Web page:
Watch CBSN Live

Hagan Wins North Carolina Senate Seat

North Carolina Democrat Kay Hagan has pulled off one of the early upsets of election night, knocking off Republican Sen. Elizabeth Dole in a race that was one of the nastiest Senate contests in the country.

Hagan’s victory is especially sweet for Democrats because she is taking over the seat once held by the late Sen. Jesse Helms — and because her election could signal a new era for southern Democrats.

Dole had always been a favorite daughter of the Tar Heel State, yet Hagan ran an aggressive race, fueled by national Democratic money, that portrayed the incumbent as out of touch and ineffective. The race will perhaps be best remembered for Dole’s infamous “Godless” ad — a spot that accused Hagan of cavorting with atheists who attended one of her fundraisers last year. That ad was widely denounced by local North Carolina newspapers and may have actually backfired on Dole.

Dole, a former Cabinet secretary and a presidential candidate in 2000, was considered a rising force in Republican politics when she claimed the North Carolina Senate seat in 2002. But Dole’s star began to fizzle in 2006, when the Republicans lost their Senate majority on her watch as the chairwoman of National Republican Senatorial Committee. In the Senate over the past two years, Dole was rarely involved in major legislative negotiations and seemed marginalized after the debacle of her NRSC chairmanship.

Dole was criticized throughout this election cycle for not spending much time in North Carolina until the final couple months of the campaign, and Hagan proved to be an energetic foe. After the “Godless” ad, Hagan quickly took to the airwaves with ad in which she looked straight into the camera and talked about how she taught Sunday school and had been an elder in her Presbyterian church.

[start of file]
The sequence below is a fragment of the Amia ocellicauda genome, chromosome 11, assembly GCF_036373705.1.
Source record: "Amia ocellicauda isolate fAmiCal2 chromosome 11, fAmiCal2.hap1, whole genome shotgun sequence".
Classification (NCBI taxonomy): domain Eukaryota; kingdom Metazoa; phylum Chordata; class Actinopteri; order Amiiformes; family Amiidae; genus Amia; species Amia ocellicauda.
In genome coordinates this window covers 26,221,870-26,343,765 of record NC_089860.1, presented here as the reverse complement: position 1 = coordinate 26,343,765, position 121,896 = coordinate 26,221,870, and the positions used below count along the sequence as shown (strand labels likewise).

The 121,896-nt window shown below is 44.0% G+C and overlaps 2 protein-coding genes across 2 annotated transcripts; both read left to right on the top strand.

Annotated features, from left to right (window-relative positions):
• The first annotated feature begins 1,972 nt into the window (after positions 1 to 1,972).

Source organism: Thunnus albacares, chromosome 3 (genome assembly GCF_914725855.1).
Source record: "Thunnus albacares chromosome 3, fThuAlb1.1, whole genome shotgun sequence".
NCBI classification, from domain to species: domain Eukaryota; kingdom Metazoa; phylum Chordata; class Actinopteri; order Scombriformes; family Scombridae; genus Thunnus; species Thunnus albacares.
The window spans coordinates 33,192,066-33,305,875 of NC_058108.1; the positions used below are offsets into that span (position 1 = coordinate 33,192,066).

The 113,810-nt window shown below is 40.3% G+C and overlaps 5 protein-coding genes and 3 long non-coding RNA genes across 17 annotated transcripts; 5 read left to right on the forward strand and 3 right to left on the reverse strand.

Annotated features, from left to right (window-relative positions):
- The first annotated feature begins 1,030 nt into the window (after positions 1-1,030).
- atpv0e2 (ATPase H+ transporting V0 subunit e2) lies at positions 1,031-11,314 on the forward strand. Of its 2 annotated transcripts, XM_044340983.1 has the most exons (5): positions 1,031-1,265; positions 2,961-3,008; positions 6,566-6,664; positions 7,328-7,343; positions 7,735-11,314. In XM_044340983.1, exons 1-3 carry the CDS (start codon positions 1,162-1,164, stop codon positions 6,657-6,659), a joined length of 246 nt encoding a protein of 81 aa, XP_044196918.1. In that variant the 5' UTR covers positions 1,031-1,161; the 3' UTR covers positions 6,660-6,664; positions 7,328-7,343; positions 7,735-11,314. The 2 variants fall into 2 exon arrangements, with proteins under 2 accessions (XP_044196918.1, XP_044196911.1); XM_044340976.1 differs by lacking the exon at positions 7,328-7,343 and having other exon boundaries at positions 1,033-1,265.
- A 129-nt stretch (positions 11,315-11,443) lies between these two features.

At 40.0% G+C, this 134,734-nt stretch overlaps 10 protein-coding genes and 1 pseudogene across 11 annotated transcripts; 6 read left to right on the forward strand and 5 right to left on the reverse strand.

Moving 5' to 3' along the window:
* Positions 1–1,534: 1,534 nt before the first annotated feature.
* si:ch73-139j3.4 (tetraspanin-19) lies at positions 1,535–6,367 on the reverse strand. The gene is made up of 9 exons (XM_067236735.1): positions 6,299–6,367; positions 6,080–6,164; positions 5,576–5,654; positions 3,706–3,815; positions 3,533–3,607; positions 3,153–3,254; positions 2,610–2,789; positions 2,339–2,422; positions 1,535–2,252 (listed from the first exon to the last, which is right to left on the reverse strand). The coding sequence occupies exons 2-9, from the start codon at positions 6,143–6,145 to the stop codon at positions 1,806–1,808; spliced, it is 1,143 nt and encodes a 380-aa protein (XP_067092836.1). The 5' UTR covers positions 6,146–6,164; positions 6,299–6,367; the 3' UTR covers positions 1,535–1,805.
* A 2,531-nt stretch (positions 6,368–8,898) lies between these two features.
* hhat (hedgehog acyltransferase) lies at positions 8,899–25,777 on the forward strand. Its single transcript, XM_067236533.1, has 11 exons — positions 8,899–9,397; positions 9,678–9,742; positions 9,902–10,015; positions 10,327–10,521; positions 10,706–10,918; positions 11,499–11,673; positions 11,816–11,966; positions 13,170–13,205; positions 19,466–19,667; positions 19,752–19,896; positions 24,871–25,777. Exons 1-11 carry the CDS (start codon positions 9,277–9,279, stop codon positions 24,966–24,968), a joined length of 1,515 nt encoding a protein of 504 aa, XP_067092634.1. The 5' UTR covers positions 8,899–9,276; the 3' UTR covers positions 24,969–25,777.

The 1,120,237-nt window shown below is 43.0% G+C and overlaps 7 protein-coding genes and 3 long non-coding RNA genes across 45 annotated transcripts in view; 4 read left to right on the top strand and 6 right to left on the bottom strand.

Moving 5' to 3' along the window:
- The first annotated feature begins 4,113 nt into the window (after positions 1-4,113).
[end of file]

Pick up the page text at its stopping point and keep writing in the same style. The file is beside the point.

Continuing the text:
The Democratic Senatorial Campaign Committee was also brutal with its attacks, making what appeared to be an attack on Dole's age, 72. In an ad that ran over the summer, the DSCC asked, "Is Dole 92 or 93?” It was a reference to an effectiveness rating Dole had received, but not everyone took it that way.

Hagan will join what is expected to be a robust freshman class of Democratic senators from previously Republican states, giving Senate Majority Leader Harry Reid a larger working majority to push through a wide range of Democratic priorities.

Hagan, 55, is a former banker and state senator from Greensboro who chaired the North Carolina Senate’s budget committee. She will be sworn in as North Carolina’s second female senator and the first Democrat to represent the state since John Edwards retired from the Senate in 2004. Hagan has Democratic politics in her bloodlines — her uncle was the late Florida Gov. and Democratic Sen. Lawton Chiles. She was born in Shelby, N.C., in 1953, and after a stint as a bank vice president, she served in the North Carolina State Senate for a decade, pushing through a teacher pay raise and additional funding for early childhood education. She lives with her husband, a wealthy businessman who was criticized by Dole’s campaign for owning a stake in several oil wells, in Greensboro. During the campaign, Chip Hagan also took heat for his longtime membership in the Greensboro Country Club, which didn’t admit blacks prior to 2005.

Glenn Thrush contributed to this story

View CBS News In
CBS News App Open
Chrome Safari Continue